The modelled associations between the area-based measure of natural environment exposure and mental disorders in later life are reported in tables 2 and 3. Before adjustment (model 1), the lowest odds of reporting all the conditions considered were found in the highest quartile of neighbourhood natural environment exposure, with statistically significant trends across categories of green space for subclinical depression, anxiety and the co-occurrence of symptoms. After adjusting for individual-level factors, living in the highest quartile of natural environment exposure was associated with a 30–40% lower odds of clinical and subthreshold depression and anxiety symptoms (model 2). The decreasing trend in anxiety symptoms achieved statistical significance (p value for trend <0.01). Those living in neighbourhoods with the highest exposure to natural environments had just over half (OR 0.62, 95% CI 0.46 to 0.83) the odds of anxiety symptoms compared with those in the lowest quartile. Excluding those who had moved residence in the past 2 years did not substantially influence the estimates (results not shown).
In model 3, area deprivation was not strongly associated with clinical depression or anxiety symptoms, although the odds of subthreshold depression significantly increased from the least to most deprived areas (OR 1.98, 95% CI 1.34 to 2.93). Controlling for deprivation had only a small influence on the strength of association between these mental disorders and natural environment exposure (model 3) with a general trend of slight attenuation of the magnitude of relationships. After controlling for area deprivation, the strength of association between the natural environment and subthreshold depression was attenuated and the effect size in the highest quartile of natural environment reduced by about 20% (OR 0.66 vs 0.84) compared with the estimates in model 2.
This study found that a high exposure to green space and gardens in local areas was associated with lower odds of common mental disorders in later life after adjusting for individual sociodemographic factors and measures of comorbidity. Living in the highest quartile of neighbourhood natural environment provision was associated with a nearly 40% reduced odds compared with living in the lowest quartile. Controlling for area deprivation attenuated the strength of association for subthreshold depression but had limited influence on associations with anxiety symptoms and the co-occurrence of depressive and anxiety symptoms.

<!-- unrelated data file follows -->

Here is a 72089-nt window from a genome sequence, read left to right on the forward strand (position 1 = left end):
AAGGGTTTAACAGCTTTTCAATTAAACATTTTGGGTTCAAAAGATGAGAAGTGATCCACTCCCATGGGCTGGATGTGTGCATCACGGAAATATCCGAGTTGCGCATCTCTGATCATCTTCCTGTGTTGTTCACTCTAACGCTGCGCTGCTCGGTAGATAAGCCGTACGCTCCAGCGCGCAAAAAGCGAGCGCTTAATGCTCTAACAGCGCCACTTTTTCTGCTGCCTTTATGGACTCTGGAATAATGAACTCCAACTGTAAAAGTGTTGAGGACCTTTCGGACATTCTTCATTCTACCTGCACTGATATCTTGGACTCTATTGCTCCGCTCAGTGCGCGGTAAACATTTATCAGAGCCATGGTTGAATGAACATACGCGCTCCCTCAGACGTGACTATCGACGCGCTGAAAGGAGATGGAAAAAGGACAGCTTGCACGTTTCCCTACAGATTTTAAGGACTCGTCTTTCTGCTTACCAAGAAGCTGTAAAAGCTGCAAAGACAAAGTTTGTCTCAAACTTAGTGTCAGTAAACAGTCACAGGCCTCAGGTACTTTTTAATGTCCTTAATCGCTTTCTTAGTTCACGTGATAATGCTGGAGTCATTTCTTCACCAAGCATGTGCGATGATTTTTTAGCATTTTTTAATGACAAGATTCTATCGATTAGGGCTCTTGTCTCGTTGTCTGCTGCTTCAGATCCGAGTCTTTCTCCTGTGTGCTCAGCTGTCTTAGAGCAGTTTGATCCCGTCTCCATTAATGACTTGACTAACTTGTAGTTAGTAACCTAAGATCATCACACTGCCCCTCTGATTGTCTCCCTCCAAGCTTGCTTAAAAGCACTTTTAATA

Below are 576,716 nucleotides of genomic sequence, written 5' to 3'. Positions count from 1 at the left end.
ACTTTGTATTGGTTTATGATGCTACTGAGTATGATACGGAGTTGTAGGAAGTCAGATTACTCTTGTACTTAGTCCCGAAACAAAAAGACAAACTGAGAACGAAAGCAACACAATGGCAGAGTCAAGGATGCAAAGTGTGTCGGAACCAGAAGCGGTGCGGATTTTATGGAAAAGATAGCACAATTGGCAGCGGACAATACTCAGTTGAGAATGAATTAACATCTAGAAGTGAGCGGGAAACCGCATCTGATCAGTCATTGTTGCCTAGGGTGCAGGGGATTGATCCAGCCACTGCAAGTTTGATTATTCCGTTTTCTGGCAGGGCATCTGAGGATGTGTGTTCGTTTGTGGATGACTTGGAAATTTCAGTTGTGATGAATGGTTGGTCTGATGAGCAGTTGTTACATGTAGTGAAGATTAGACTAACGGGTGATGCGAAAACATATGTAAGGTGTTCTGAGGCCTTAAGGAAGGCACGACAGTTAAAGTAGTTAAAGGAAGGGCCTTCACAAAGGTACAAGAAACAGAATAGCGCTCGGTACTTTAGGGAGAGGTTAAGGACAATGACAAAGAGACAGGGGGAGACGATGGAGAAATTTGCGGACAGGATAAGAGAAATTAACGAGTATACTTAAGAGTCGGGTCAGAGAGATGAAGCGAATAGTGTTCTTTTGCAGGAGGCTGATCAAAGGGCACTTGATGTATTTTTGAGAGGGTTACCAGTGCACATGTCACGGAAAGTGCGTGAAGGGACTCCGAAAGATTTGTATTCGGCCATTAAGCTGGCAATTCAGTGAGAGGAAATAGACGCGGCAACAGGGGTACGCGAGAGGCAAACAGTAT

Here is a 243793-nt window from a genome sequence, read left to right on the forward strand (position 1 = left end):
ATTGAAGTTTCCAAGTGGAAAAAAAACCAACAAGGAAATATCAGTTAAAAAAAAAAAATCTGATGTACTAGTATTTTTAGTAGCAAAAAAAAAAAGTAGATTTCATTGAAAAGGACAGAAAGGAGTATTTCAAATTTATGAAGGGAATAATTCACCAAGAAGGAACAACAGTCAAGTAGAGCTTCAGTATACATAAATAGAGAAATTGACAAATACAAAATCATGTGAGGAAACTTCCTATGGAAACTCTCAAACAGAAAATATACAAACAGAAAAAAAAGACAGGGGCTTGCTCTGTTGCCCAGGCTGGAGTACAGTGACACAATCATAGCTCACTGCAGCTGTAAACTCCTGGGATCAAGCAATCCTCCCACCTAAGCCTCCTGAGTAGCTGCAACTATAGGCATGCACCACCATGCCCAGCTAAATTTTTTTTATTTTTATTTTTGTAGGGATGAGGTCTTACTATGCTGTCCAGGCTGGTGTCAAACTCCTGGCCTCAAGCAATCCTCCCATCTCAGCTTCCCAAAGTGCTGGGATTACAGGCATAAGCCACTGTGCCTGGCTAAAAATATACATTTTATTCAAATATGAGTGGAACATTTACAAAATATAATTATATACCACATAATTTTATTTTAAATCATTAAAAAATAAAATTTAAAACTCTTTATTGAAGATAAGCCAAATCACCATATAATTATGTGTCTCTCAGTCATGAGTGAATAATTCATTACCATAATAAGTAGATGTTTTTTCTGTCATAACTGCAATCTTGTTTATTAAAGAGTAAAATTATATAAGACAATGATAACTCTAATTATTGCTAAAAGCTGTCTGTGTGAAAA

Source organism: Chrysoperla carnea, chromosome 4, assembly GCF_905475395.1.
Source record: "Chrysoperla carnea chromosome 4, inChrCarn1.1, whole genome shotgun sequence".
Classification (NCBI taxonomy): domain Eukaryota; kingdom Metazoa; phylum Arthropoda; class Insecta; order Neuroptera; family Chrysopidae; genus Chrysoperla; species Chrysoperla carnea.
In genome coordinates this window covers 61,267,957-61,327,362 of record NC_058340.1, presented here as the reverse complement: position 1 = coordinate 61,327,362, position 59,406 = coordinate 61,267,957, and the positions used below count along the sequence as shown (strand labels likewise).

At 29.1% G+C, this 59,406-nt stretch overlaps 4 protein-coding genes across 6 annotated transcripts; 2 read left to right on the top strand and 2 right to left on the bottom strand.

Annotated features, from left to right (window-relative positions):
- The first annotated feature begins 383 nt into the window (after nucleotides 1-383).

Strengths and limitations
This study was able to utilise a large and well-characterised cohort of older people across heterogeneous areas of England. A structured interview using validated instruments to elicit information on psychiatric symptoms was used to measure depression and anxiety with consistent diagnostic standards across study centres. The CFAS interview also collected detailed information on comorbidities, and therefore their potential confounding effects could be taken into account in the analysis.
In terms of limitations, the study was cross-sectional, and therefore the associations observed cannot be assumed to be causal. The study population comprised survivors from the baseline interview 10 years earlier; individuals with more disadvantaged socioeconomic status and poor health status have been reported to have a higher risk of mental disorders and are more likely to be lost to follow-up, so findings might be slightly attenuated by this.27